HomeNewsWoman forced to keep piece of flesh home

Woman forced to keep piece of flesh home

IN what succinctly shows a collapsed health delivery system, a 65-year-old widow in Mutare is keeping a piece of her uterus in her house after failing to secure funds to send it for laboratory testing.


Maria Chamisa of Dangamvura in Mutare is struggling with her health and doctors at Mutare Provincial Hospital cut a piece of her troubling uterus, a biopsy operation, early this month in order to investigate the source of her problem. The operation took place on January 20.

The uterus specimen had to be sent to a laboratory for testing and this required payment for the laboratory test. Chamisa, however, did not have the $85 to pay for the laboratory test.

She said medical staff at Mutare Provincial Hospital told her to take the piece of the uterus home and take it to a laboratory when she raises the laboratory fees.

Up to now, Chamisa has not managed to raise the required amount and is keeping the flesh in a bucket in her living room of her house in Dangamvura.

“I have been suffering from back pains for a long time and I used to go to our local clinic until I was referred to the Provincial Hospital and that was on January 20,” she told The Standard on Friday.

Chamisa said doctors advised her that her uterus needed to be examined after complaining of severe pains on that part of her body.

“At times when I coughed it would just drop like I was giving birth so doctors suggested that it should be removed. The biopsy was done and I was charged $800. I managed to pay $400 and there is still an outstanding bill,” she said while thanking Zanu PF Manicaland senator Judith Mawire who saved her from hospital detention for failure to pay for the biopsy.

Chamisa survives on street vending and has no other source of income. When the laboratory refused to take the piece of flesh for testing because of non-payment, Chamisa went back to the hospital where she was advised to take the flesh home and keep it in a cool place until she raised laboratory fees, preferably inside 30 days.

“They told me that it I should keep it in a cool place for a time not exceeding one month. Therefore I keep it in my dining room in a bucket and fortunately my grandchildren have never tempered with it.”
The Standard observed some fluid flowing from the plastic holding the specimen, an indication that it may be going bad, especially with the obtaining high temperatures.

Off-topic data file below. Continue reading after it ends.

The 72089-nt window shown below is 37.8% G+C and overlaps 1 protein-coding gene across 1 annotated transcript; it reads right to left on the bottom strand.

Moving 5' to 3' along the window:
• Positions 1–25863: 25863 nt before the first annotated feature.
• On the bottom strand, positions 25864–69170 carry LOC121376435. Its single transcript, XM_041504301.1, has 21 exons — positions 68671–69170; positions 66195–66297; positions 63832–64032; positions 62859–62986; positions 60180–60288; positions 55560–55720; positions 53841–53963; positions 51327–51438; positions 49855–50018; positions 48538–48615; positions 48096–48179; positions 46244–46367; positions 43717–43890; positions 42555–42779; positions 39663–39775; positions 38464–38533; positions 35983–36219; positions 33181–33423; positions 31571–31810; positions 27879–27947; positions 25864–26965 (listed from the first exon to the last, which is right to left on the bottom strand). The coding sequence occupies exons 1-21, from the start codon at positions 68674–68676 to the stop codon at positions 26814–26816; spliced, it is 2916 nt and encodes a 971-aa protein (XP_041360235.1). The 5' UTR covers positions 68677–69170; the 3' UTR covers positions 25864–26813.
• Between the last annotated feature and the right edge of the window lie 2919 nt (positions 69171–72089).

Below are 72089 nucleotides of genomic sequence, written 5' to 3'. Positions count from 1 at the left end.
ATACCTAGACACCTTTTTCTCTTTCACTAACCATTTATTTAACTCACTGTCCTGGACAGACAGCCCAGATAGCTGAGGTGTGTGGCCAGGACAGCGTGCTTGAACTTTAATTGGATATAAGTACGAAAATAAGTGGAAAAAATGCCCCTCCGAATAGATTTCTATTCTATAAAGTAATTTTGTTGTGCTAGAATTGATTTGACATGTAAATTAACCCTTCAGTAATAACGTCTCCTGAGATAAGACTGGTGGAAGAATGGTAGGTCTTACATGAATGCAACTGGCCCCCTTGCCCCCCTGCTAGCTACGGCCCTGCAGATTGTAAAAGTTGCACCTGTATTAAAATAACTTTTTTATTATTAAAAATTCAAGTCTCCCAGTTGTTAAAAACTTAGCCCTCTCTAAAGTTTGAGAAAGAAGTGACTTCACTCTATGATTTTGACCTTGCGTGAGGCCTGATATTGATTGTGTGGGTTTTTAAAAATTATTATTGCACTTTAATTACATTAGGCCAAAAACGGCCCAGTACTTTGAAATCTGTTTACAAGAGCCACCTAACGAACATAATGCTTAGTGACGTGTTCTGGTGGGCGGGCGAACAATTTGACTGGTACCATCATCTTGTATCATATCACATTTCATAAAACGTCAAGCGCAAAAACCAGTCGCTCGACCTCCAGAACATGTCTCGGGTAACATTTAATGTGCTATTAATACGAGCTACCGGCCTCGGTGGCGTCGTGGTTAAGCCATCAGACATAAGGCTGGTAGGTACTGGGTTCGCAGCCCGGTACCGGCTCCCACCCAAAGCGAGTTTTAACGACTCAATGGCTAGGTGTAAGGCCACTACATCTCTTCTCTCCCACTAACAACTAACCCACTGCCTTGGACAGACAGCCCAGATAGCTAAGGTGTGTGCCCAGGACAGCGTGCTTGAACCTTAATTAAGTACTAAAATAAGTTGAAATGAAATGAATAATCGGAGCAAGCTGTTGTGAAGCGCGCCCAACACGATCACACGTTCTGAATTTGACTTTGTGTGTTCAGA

According to medical expects who requested anonymity, preservation of any flesh which should be sent for tests should be done in an appropriate place so that it does not give wrong results.

They also said it was unadvisable to keep such specimen at home.
Senator Mawire said the matter was very disturbing and should be investigated thoroughly.

“As the senator for the area I am not happy at all about this. People should not be punished to this extent because they don’t have money. It’s unheard of,” she said.

“Imagine this woman is above 60 years of age and what message are we sending here by this conduct. There are children at her house and you will never know maybe the specimen had some infections and what if they spread to other people.

“I think the ministry should do something about this. There are certain storage places where such specimen should be kept,” she said adding that she would take the matter to parliament.

Chamisa’s unemployed daughter Edith said the family was struggling to raise funds for her mother’s treatment and it was worrisome to see how her health was deteriorating.

Efforts to get a comment from Mutare Provincial Hospital on Friday were fruitless as one Dr Masanga who is in-charge of the institution was said to be away on a workshop.

Standards at many government hospitals have deteriorated to unacceptable levels in the country prompting those with means to seek treatment elsewhere including India.

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